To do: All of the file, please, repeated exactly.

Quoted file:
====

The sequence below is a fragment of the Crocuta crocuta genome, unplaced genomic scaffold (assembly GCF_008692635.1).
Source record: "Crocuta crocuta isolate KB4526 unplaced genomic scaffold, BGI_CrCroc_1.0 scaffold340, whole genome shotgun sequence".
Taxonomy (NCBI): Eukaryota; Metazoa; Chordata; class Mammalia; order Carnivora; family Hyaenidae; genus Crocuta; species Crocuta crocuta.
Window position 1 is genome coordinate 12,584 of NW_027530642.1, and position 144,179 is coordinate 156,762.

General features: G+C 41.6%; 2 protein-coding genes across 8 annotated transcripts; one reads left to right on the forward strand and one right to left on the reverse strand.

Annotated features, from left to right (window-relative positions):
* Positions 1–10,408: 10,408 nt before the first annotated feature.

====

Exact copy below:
The sequence below is a fragment of the Crocuta crocuta genome, unplaced genomic scaffold (assembly GCF_008692635.1).
Source record: "Crocuta crocuta isolate KB4526 unplaced genomic scaffold, BGI_CrCroc_1.0 scaffold340, whole genome shotgun sequence".
Taxonomy (NCBI): Eukaryota; Metazoa; Chordata; class Mammalia; order Carnivora; family Hyaenidae; genus Crocuta; species Crocuta crocuta.
Window position 1 is genome coordinate 12,584 of NW_027530642.1, and position 144,179 is coordinate 156,762.

General features: G+C 41.6%; 2 protein-coding genes across 8 annotated transcripts; one reads left to right on the forward strand and one right to left on the reverse strand.

Annotated features, from left to right (window-relative positions):
* Positions 1–10,408: 10,408 nt before the first annotated feature.